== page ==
Rep. Miller: VA scandal reflects a 'serious systemic problem'

Senate Democrats reject VA plan that passed House with bipartisan support


The chairman of the House Committee on Veterans Affairs said Thursday on "The Kelly File" the agency is suffering from "a systemic problem that is a life and death issue" and can't be solved simply by removing the cabinet secretary in charge.

"This has been going on for years, and of course, the Obama administration wants to say this goes all the way back to the Bush administration, and that may be true," Rep. Jeff Miller, R-Fla., told Megyn Kelly. "But (Department of Veterans Affairs Secretary Eric Shinseki) has been in office now for well over five years and has had an opportunity to make a difference and he hasn't done it, and the agency has continued to grow."

Miller said he believes President Obama should have taken a more proactive stance when news of the scandal first broke last month with the disclosure that key data allegedly was concealed at the Phoenix Veterans Affairs center while dozens of veterans died waiting for care. Since then, allegations of neglect and misconduct have been made at VA facilities across the country.

"This is a systemic problem that is a life and death issue, and the president should have come out and immediately said, 'I will allow any veteran who is on a waiting list to receive the medical care that they have earned to go outside of the VA network and get it on the private market,'" Miller said.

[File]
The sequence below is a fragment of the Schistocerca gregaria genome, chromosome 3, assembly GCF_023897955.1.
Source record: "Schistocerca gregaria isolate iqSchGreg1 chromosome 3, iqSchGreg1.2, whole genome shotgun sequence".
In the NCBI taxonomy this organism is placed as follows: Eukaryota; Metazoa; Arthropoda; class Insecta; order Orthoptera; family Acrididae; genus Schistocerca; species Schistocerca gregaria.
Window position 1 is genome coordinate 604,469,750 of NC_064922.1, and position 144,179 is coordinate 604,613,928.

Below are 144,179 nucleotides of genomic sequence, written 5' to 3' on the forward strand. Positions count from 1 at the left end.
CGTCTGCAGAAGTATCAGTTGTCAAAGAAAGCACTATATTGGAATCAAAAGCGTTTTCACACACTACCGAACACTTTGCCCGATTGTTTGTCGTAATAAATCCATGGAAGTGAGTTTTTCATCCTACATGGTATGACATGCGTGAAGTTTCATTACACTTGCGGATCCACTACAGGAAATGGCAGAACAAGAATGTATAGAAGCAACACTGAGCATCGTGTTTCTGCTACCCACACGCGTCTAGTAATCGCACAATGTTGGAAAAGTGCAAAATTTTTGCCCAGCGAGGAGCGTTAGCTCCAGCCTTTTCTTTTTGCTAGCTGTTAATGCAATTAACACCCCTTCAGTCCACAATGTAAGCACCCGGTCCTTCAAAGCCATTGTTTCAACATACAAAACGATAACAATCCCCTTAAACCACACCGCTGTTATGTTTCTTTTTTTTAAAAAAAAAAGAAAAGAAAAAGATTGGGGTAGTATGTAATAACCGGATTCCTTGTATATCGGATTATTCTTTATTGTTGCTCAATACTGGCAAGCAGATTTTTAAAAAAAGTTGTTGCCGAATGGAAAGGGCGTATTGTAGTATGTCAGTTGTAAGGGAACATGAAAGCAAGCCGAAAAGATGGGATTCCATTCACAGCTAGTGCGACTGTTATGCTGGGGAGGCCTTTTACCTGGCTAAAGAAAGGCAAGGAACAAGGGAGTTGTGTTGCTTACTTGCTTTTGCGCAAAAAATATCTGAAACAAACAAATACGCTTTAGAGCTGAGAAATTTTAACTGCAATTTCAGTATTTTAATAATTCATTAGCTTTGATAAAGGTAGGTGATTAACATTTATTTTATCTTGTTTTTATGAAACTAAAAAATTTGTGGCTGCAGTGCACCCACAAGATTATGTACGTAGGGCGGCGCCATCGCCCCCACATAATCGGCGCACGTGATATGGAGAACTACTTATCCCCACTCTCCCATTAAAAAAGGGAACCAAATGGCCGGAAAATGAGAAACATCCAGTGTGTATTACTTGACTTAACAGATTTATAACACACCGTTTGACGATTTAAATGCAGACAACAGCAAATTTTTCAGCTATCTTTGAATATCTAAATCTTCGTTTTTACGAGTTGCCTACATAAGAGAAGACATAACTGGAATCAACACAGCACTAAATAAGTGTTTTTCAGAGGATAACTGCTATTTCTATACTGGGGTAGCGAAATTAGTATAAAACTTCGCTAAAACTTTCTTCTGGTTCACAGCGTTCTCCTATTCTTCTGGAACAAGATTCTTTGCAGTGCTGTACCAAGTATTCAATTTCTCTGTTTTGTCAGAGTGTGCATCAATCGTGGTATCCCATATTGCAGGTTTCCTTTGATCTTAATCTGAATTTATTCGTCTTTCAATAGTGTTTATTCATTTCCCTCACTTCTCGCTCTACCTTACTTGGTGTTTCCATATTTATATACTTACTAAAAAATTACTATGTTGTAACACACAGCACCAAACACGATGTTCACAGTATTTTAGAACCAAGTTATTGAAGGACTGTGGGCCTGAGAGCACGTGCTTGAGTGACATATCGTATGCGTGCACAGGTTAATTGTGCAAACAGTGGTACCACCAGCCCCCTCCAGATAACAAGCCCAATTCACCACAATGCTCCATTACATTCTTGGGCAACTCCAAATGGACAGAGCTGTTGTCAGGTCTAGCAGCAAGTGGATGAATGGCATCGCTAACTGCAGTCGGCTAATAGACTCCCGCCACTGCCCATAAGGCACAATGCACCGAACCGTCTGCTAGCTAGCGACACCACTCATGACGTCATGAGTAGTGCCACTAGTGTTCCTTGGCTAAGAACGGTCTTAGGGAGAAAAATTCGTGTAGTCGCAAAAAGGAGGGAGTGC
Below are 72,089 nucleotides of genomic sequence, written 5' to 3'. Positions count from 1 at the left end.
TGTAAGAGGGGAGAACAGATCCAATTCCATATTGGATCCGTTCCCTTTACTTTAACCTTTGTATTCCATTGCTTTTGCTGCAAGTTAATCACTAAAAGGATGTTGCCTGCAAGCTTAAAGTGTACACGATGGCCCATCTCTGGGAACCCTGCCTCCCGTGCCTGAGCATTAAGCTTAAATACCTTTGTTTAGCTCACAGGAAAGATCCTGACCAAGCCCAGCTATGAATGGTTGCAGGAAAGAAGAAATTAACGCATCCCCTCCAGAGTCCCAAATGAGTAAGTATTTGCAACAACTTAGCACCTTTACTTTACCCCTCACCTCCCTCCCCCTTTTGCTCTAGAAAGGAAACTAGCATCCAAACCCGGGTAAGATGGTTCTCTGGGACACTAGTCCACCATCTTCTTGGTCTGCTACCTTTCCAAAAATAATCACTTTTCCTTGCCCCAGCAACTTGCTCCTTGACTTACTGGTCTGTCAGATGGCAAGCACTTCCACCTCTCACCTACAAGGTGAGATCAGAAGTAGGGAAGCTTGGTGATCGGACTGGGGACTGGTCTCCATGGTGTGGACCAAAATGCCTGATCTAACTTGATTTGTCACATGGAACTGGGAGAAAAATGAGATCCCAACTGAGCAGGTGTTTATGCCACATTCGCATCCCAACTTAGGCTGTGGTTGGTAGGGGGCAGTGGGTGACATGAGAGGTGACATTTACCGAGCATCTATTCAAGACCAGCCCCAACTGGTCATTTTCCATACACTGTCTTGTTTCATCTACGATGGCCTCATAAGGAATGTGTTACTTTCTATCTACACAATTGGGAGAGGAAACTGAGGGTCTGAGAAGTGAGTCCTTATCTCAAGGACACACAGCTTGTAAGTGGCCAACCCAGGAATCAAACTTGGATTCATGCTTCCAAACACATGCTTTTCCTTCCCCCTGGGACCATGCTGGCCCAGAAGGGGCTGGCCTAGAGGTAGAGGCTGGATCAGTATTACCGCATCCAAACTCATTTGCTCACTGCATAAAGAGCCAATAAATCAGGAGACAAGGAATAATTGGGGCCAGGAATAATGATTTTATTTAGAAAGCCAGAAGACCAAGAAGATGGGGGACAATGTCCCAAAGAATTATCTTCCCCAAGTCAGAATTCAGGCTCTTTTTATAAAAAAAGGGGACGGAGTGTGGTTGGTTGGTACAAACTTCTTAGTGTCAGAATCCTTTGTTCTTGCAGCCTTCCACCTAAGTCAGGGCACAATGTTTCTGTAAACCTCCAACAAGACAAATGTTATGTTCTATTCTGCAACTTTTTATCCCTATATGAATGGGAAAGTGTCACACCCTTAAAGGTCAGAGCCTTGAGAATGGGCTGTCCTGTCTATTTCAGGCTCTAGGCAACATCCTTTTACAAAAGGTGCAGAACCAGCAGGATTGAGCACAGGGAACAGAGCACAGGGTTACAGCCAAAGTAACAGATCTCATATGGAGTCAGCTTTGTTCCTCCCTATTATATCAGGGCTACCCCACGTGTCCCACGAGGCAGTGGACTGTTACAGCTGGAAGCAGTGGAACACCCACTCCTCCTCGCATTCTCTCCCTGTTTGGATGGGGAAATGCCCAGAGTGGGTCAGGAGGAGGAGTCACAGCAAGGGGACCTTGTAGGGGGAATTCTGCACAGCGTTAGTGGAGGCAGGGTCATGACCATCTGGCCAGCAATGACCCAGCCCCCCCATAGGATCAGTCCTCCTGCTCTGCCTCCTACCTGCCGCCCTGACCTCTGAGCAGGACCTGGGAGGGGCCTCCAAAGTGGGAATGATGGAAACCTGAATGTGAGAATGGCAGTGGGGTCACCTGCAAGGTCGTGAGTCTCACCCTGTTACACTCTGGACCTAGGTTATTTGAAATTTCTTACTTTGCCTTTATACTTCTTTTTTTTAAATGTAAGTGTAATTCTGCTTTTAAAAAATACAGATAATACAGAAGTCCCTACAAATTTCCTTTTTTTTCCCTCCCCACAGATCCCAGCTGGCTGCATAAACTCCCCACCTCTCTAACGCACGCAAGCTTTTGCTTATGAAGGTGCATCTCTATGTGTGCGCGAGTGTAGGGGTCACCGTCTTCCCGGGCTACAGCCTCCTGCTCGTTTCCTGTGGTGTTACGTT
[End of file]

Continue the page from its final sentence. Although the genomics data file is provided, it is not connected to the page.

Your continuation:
He added that some workers are gaming the system by saying they're meeting with veterans every two weeks to fulfill statistical obligations, but not providing them with needed health care.

"Look, nobody is saying that the whole system itself doesn't provide quality health care, because it does, once you get inside the system," Miller said. "But they have set unrealistic goals, goals that people have unfortunately found to game around the system, and we're finding some of the most ingenious ways you could have ever imagined, where staff has found ways to hit that 14-day goal so that they can look good, not only up to division, but to the regional office and the central office in Washington as well."

Kelly asked Miller why he hasn't joined those calling for Shinseki to resign.

"Look, getting rid of Secretary Shinseki is not going to solve the problem," Miller said. "There is a serious systemic problem within the Department of Veterans Affairs. Taking the head of the agency and removing him may be a one-day story, but you still are going to have veterans out there not receiving the health care that they have earned."